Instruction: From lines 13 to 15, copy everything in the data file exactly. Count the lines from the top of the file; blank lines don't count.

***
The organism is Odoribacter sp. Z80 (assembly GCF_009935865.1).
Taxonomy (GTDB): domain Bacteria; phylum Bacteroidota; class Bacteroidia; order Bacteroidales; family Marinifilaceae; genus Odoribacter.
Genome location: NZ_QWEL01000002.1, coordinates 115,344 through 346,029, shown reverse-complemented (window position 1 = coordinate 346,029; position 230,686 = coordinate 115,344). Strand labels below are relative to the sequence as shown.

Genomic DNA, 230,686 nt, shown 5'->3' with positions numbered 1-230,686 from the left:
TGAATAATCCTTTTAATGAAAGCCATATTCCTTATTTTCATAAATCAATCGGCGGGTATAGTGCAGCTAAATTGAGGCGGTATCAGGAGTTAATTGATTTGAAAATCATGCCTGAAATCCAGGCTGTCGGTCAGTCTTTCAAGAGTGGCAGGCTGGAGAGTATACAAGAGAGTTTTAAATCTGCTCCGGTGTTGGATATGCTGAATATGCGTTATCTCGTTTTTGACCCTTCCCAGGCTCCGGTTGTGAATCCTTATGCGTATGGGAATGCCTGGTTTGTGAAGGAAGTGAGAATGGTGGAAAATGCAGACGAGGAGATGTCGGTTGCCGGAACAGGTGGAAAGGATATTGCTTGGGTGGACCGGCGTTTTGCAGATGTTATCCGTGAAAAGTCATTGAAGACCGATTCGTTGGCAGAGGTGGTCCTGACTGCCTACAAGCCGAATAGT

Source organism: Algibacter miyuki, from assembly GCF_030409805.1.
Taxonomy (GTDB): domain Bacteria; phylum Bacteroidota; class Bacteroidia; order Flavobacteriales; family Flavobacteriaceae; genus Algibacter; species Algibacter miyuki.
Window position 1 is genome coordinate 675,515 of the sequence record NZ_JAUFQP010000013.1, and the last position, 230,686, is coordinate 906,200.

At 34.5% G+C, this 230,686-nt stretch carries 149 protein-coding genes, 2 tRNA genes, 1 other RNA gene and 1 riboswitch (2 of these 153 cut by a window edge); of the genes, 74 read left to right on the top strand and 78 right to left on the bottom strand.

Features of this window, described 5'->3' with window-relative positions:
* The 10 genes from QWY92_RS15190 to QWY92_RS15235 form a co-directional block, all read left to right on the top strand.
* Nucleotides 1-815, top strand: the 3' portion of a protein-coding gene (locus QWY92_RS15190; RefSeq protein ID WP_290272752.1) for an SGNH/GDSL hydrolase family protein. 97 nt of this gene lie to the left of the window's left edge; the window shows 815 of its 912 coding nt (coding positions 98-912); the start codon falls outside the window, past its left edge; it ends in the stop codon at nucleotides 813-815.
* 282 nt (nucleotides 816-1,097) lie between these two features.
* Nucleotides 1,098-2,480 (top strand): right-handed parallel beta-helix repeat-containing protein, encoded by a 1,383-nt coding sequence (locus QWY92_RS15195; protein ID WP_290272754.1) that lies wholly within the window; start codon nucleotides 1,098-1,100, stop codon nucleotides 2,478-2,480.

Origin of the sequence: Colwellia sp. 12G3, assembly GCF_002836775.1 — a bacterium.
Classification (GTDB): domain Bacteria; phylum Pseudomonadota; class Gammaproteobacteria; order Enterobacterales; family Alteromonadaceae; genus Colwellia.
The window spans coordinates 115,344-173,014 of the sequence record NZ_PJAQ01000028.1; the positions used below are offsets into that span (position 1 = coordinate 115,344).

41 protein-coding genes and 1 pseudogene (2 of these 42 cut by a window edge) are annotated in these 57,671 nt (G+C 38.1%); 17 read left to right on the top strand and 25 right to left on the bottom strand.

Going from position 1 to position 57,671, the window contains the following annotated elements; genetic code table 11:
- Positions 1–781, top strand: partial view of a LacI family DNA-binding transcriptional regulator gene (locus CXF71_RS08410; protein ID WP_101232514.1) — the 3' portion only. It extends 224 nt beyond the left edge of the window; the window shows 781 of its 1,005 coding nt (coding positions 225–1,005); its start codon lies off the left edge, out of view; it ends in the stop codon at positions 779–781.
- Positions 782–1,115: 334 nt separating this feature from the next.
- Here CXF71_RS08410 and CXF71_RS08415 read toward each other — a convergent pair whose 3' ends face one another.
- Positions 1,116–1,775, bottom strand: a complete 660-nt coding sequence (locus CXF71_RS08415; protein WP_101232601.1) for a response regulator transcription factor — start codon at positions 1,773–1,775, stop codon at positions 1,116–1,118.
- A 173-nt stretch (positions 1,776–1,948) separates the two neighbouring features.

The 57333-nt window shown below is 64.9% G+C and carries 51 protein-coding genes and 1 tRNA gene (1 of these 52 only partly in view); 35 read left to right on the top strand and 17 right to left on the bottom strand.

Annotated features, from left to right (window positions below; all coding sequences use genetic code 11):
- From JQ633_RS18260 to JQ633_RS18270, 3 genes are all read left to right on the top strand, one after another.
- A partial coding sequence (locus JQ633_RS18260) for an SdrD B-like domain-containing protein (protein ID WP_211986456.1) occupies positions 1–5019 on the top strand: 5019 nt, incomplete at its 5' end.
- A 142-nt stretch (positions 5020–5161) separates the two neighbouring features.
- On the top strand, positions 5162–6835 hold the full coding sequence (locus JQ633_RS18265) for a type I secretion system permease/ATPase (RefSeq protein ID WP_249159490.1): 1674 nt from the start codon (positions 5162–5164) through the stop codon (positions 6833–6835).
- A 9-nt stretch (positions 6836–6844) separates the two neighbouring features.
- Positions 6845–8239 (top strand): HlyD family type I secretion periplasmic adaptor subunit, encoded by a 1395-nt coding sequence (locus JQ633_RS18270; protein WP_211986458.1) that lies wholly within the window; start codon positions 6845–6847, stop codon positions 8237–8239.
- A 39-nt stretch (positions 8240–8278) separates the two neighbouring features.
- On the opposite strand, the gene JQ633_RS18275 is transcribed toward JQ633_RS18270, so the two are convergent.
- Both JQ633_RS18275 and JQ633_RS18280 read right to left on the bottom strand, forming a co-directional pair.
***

* 282 nt (nucleotides 816-1,097) lie between these two features.
* Nucleotides 1,098-2,480 (top strand): right-handed parallel beta-helix repeat-containing protein, encoded by a 1,383-nt coding sequence (locus QWY92_RS15195; protein ID WP_290272754.1) that lies wholly within the window; start codon nucleotides 1,098-1,100, stop codon nucleotides 2,478-2,480.

Origin of the sequence: Colwellia sp. 12G3, assembly GCF_002836775.1 — a bacterium.